5. When last did you get an insurance evaluation? Your car situation has change, and maybe other assets have depreciated… Give your broker a call, and shop around to see what your options are.
6. When it’s time to move, you don’t want to lug all that junk with you. As they say in the ads: “Sell it!” And while you’re on OLX and Gumtree, keep an eye out for bargains you can sell for more than you pay for them. Just be very careful in this regard – you don’t want to wipe out your savings if you get it wrong.
7. You’re giving yourself two years to save your deposit, so maybe you don’t need a cellphone upgrade? In fact, when your contract renewal rolls around, why not take a lower package. It’s just for two years.
8. Create a second income stream by freelancing or getting another job. Get a Saturday or Sunday waiting job. You can do this! Get the money paid directly into your savings account.
9. You’ve cleared your junk, so maybe you could move to a smaller rental unit for two years and pay less rent? It’s only temporary, and when you leave the smaller place, it will be to move into your own home. That’s worth the sacrifices.
10. Put any bonuses, gifts or commission into your savings account.
Can you think of more ideas? Do you need that gym membership, or could you go for a run instead? Look at your life and see where else you can cut your spending. Just remember to leave yourself some cash for a night out, and keep buying that special coffee, advises Stevens. You’ll lose heart if you have nothing to look forward to.
And once you’re ready to put down your deposit, remember not to exceed your budget – it’s easy to fall in love with a bigger home, but remember: this is your startup. “First, return to Your Property Journey on the www.just.property website,” says Stevens. “ ‘How Bond-Fit Are You’ allows you to check your credit rating, find out your buying power and get a pre-qualification certificate. ‘Show Me The Money’ also contains excellent advice on applying for finance. Once you have secured a bond, follow the rest of the steps on Your Property Journey to your new home. It’s obviously even easier if you have an experienced agent helping you, so look into the Just Property Buyers Mandate to get solid advice from a professional who works for you, the buyer.”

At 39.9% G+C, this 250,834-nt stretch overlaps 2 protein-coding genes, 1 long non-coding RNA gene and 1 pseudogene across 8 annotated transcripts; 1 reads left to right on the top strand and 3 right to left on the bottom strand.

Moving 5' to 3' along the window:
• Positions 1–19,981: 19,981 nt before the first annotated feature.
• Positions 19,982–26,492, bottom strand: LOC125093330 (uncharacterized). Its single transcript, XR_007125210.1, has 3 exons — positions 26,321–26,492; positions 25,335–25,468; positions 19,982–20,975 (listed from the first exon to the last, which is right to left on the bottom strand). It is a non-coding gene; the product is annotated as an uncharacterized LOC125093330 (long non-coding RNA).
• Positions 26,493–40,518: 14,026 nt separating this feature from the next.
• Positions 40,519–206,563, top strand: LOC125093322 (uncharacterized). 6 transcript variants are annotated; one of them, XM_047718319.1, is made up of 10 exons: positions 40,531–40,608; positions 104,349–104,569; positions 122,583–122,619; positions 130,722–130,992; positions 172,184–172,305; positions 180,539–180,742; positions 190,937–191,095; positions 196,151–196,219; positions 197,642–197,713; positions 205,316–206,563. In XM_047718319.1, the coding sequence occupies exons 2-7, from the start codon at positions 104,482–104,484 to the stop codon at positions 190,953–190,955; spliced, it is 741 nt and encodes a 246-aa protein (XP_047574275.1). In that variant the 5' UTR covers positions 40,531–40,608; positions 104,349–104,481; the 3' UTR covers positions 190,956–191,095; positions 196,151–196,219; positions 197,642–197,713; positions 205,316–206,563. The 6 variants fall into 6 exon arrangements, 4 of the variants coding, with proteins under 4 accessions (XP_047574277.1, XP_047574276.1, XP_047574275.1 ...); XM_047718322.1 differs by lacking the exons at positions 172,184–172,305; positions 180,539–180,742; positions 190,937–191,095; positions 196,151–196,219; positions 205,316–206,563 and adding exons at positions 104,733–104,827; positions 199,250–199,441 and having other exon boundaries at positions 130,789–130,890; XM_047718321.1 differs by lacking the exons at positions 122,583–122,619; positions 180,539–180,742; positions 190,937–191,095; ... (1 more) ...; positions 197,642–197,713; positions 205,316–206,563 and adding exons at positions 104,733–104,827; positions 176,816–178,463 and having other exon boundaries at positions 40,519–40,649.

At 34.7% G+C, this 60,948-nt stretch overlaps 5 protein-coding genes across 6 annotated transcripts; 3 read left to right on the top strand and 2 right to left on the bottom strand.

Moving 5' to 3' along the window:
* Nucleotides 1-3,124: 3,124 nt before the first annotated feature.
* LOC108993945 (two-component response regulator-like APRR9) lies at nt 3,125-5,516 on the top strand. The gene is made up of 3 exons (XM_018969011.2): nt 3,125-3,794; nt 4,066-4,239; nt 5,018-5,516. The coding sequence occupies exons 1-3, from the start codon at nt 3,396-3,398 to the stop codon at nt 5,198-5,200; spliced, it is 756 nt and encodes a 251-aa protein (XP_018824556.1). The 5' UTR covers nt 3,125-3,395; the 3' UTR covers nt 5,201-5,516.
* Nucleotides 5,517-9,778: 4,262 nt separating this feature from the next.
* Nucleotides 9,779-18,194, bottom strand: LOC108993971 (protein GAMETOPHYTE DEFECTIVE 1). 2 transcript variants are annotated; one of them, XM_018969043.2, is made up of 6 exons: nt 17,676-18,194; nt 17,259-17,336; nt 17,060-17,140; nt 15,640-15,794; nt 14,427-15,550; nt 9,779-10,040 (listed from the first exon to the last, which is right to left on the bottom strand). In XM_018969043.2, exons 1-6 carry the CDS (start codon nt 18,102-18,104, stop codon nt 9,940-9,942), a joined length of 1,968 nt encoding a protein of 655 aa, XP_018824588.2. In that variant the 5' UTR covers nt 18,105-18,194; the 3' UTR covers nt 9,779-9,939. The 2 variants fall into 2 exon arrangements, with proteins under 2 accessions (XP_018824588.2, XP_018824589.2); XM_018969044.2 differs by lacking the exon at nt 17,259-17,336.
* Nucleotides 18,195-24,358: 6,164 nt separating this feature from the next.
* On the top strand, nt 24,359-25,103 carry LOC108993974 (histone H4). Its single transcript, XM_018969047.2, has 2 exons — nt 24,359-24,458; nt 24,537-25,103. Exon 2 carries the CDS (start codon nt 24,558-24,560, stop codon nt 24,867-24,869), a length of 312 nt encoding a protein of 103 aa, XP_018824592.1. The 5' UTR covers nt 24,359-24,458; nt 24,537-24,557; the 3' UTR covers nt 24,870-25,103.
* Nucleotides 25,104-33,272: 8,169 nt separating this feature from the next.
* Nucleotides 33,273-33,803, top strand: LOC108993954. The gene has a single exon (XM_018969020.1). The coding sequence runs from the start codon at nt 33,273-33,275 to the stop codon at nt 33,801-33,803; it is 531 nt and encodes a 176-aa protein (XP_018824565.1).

Christopher Xotongo, a Just Property intern estate agent specialising in helping first-time property buyers, knows Your Property Journey well. He calls it “our journey” and says he loves walking it with his clients, sharing his knowledge and insights at the point that they are relevant to his clients and celebrating with them when they open the doors to their first homes.
Stevens cautions: “Buyers should purchase what they can easily afford and look for homes that offer letting opportunities. If there’s a room or a granny flat that can be rented out, that income can into be added to the bond repayments and reduce the time it takes to pay off the bond.”
Once you’ve bought your home, your focus now is on paying off your bond as fast as possible. “Ease up on the pressure to save by all means, but keep some of those restrictions in place,” Stevens adds. “The quicker owners pay off their bond, the less they’ll be paying in interest.”
For more information on Just Property please visit www.just.property or call (087) 004 0149